A quantum of science

In physics we do things and afterwards worry about whether they worked

Monthly Archives: October 2010

Home-made graphene

I have just come across a youtube video, pointed out at Asymptotia, which gives detailed instructions on how to make graphene at home using a pencil and some gecko tape. It is one of the coolest physics I’ve come across, although I will only be able to look at my graphene when I have access to a microscope which I won’t until next week! This makes the end of my holiday something to look forward to, I suppose…

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Quantum effects in biology

Quantum mechanics is omnipresent – I wouldn’t go as far as calling it a theme of this blog because I don’t think I’ve been blogging for long enough to have established any themes.

The point still stands, though. Quantum mechanics is now accepted as a fundamental theory of nature and it is the basis of modern physics and chemistry. Biology, However, over its rapid development in the last 60 years or so has not manifested any inherently quantum mechanical effects beyond those that are part of the underlying chemistry.

That is changing. I have recently come across three papers on the arxiv which demonstrate quantum mechanics in avian navigation, photosynthesis and, however speculative it may be, the structure of the DNA.

Benoit Mandelbrot (1924-2010)

Benoit Mandelbrot died on last week, aged 85. He made a well-recognize contribution to the emerging science of chaos and nonlinear systems and in my opinion its significance will greatly increase in the coming years.

It is often said that the best way to celebrate an artist is through its work. I recommend the article on the Mandelbrot set over at n-Category cafe.

Quantum Optics and Quantum information at UCSB

As some of you might have realized from my earlier posts, I’ve been getting very excited about quantum information, quantum foundations and related fields.

The thing is, these are very new, albeit incredibly vibrant research fields and there is no tried and tested route into the subject in the way there is for some of the more traditional disciplines. I have therefore been spending quite a bit of time surfing the net to find the right resources and I thought I’d post some of the more interesting ones here. This is the first post in an informal series, if you like.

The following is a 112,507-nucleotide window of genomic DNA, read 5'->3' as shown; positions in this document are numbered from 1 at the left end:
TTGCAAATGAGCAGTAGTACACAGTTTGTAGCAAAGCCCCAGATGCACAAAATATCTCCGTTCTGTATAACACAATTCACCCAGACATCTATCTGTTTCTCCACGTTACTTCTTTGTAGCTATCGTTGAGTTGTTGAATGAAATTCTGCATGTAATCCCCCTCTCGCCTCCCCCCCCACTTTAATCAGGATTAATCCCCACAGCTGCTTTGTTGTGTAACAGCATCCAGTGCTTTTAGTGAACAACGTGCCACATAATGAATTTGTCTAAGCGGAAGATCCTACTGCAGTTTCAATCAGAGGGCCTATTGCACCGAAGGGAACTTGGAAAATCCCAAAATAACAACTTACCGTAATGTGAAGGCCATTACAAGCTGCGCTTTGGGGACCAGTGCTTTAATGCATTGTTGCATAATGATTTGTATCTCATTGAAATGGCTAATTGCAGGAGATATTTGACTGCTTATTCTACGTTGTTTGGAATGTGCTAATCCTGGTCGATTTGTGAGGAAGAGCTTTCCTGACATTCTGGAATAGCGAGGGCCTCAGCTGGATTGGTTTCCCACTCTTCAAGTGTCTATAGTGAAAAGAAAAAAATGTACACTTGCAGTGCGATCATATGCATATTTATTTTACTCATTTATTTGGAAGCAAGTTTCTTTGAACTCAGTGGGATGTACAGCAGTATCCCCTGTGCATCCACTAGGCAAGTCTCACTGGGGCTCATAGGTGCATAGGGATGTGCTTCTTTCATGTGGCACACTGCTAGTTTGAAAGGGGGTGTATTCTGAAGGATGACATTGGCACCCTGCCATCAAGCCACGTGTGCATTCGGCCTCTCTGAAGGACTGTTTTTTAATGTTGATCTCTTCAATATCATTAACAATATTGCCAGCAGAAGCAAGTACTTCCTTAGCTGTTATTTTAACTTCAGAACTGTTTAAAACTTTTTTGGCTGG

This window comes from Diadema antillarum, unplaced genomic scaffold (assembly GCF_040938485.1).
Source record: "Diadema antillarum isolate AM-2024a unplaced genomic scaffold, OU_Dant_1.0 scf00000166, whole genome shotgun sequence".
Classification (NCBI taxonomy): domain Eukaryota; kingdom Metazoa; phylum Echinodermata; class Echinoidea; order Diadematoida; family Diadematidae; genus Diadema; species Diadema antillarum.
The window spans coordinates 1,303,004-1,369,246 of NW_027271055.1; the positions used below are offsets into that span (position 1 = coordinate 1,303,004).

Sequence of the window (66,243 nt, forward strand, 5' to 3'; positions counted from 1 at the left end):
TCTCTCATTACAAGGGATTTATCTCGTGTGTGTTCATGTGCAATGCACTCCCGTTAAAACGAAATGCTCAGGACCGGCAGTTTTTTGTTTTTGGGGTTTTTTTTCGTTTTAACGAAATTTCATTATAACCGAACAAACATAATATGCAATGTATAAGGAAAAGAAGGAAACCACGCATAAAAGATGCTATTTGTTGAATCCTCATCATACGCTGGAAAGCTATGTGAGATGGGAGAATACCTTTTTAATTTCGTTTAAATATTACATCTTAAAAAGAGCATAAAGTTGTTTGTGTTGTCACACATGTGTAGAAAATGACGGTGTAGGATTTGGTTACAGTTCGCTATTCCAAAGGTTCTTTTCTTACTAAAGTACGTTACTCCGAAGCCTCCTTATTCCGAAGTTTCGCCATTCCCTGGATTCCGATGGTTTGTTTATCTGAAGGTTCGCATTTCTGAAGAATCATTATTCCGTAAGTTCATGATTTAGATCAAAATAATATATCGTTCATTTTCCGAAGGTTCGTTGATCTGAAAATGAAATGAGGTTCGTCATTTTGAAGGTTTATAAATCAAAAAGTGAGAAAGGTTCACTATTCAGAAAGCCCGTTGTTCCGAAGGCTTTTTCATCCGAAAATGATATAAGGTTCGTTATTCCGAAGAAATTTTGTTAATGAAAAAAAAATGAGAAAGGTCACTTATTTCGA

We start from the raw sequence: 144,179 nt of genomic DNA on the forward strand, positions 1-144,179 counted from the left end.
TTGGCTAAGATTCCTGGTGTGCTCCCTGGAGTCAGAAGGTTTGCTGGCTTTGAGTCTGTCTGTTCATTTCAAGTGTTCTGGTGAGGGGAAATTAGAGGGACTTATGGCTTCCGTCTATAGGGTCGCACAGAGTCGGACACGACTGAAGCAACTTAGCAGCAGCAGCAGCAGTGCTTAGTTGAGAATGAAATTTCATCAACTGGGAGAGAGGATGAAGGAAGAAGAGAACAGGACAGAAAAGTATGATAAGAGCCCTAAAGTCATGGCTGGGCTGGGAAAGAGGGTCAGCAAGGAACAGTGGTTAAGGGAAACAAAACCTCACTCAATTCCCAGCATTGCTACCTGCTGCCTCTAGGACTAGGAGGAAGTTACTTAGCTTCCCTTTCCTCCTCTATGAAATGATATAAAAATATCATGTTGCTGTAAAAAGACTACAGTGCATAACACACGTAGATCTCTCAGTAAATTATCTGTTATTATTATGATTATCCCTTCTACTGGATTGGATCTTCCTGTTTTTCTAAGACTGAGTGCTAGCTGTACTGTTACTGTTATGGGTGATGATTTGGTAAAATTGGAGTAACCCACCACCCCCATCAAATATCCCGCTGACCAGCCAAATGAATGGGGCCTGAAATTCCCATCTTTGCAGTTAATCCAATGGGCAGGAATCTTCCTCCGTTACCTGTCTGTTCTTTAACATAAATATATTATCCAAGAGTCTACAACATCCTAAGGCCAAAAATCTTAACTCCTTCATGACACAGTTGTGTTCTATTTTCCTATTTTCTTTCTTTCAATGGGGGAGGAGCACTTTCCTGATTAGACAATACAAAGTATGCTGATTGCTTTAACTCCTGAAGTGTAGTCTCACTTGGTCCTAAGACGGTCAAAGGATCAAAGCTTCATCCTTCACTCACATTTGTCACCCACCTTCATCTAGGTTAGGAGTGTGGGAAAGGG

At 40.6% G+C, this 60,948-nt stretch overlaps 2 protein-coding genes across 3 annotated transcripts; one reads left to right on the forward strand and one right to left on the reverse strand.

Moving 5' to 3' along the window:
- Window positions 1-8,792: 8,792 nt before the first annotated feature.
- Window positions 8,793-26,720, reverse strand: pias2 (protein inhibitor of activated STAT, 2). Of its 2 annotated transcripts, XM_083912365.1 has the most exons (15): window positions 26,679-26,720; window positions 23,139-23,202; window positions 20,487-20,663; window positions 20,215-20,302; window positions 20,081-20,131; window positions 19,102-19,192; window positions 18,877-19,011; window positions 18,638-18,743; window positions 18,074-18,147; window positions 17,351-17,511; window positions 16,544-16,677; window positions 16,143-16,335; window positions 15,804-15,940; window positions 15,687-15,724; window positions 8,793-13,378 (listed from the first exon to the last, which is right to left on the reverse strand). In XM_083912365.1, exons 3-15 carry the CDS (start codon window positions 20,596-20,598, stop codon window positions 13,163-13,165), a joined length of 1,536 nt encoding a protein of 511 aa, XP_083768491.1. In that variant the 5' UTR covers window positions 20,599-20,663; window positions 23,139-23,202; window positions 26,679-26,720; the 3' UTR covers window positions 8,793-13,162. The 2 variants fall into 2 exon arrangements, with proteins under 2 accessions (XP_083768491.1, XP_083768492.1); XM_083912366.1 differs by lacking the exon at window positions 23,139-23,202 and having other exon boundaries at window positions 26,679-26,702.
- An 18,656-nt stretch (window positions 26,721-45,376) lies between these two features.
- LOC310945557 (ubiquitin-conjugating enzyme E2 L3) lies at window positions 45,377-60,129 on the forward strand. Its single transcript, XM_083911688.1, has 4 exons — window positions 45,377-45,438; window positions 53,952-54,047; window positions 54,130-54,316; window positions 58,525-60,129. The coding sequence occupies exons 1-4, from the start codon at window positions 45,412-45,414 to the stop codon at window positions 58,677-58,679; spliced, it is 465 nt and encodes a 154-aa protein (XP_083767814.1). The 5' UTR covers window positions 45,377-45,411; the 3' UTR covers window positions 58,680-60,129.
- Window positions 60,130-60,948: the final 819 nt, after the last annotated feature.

So today’s link is Dirk Bouwmeester Quantum Optics and Quantum information group and UCSB. The leader of the group, Dirk Bouwmeester was involved in the first experimental demonstrations of quantum teleportation, quantum cloning, 3-particle entanglement and stimulated emission on entangled photons. The group’s research is in four main areas:

  • entangled photons
  • quantum dots and microtubules and DNA
  • quantum dots and microcavities
  • macroscopic quantum superposition

For someone like me, a newbie to the field, it makes great reading!

As soon as I can I will write something about the details of this work.

Carbon is this year’s theme: Nobel Prize in Chemistry

Congratulations to Richard F. Heck, Ei-iechi Negishi and Akira Suzuki who were awarded this year’s Nobel Prize in Chemistry for “palladium catalysed cross couplings in organic synthesis”. It is a very well deserved prize: one of today’s articles mentioned that about 25% of all reactions in pharmaceutics uses the methods developed by the three professors, and with that in mind it is a surprise that they they did not receive the award earlier.

As has already been pointed out elsewhere, carbon seems to be the theme of this year’s Nobel Prizes, in science at least, given the graphene Physics Prize (see the post below) and today’s prize on carbon bonding. It is a testimony, I think, to the growing important of the emerging interdisciplinary field of Materials Science 🙂

For those interested in learning more about Heck, Negishi and Suzuki’s work, I would point to the Swedish Academy’s Scientific Background document for the prize (the link is directly to a reasonably-sized pdf file). If you are interested in theoretical approaches to the problem, I would suggest that you visit this article by Ross H. McKenzie who has found a study of the problem using DFT.